If you were watching the markets this week and last, you might have noticed a definite theme unfolding, even from a distance. Simply put, the number of new highs being set in financial markets across the board is almost staggering.
We saw new, synchronized highs in the Dow Transports, Industrials, and Utilities averages last week, prompting some to warn of danger ahead.
We have reports of new highs in margin debt, with a record $285.6 billion set in January on the New York Stock Exchange. Margin debt increased 24.2 percent in 2006, while the Dow gained 16.3 percent, according to the Sacbee.com article.
The Nasdaq reached a six-year high Thursday, helped along by a rally in chip stocks. It marked the Nasdaq Composite Index's highest close since February of 2001.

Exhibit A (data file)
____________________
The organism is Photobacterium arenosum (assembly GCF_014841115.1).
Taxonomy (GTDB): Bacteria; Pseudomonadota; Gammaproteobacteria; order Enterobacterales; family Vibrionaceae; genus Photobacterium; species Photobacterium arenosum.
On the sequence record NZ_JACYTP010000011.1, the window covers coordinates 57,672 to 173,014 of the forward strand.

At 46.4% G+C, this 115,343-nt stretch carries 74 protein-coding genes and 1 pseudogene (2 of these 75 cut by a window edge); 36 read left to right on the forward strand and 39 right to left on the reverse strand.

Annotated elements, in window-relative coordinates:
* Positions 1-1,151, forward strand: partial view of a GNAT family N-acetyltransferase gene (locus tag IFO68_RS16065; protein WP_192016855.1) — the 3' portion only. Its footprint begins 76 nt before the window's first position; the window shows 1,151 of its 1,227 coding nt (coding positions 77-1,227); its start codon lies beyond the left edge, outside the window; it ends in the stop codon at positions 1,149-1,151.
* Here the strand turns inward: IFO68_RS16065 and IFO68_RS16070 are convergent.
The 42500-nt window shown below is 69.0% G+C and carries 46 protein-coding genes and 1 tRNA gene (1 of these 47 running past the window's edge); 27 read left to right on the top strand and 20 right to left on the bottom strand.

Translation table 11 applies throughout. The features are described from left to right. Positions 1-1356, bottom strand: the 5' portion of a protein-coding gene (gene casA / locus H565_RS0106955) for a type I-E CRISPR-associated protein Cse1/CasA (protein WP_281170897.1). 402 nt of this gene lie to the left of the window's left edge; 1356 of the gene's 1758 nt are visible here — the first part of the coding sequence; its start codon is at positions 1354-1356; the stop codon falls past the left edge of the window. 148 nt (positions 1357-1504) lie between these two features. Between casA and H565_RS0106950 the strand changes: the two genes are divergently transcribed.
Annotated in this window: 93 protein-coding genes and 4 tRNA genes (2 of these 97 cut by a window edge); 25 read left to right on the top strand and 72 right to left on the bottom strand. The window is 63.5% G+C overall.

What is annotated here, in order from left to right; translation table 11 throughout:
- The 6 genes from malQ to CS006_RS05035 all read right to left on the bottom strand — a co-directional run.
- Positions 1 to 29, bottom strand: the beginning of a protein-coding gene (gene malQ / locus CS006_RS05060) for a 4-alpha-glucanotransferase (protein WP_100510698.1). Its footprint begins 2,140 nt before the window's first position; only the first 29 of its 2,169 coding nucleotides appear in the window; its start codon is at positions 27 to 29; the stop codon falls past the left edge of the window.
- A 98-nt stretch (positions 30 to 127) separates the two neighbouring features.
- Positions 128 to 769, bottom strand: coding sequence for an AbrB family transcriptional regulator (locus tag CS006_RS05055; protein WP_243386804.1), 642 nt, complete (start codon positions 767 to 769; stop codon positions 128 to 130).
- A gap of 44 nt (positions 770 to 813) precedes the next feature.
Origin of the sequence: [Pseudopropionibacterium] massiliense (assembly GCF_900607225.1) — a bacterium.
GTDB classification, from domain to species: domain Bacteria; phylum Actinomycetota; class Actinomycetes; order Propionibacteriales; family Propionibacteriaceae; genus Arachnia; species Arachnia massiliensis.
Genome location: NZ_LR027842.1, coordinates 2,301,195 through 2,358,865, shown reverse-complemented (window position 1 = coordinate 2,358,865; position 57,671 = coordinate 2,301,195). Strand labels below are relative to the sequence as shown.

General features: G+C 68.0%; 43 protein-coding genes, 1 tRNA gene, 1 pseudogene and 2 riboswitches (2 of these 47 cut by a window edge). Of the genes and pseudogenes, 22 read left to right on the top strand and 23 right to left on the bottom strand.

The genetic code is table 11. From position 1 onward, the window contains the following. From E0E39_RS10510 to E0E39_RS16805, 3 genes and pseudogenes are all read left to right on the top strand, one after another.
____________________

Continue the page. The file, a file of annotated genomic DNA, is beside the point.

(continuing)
Looking across the globe, we witnessed new highs in Australian share markets, with the ASX 200 and the All Ordinaries index both ending the week at new highs.
The Nikkei closed at a seven-year high, finishing over the 18,000 mark for the first time since 2000.
In South Africa, the JSE closed at a record high Friday for the sixth time in the last eight trading sessions.
Stock markets in Malaysia (KLCI), South Korea (Kospi), and Singapore (Straits Times Index) all managed to make new highs on Friday.
Whew. After all that, I won't even dwell on the new highs recorded in the commodity markets this week. But if you want to review, check out corn, tin, nickel, uranium, lead...
I'm getting tired here.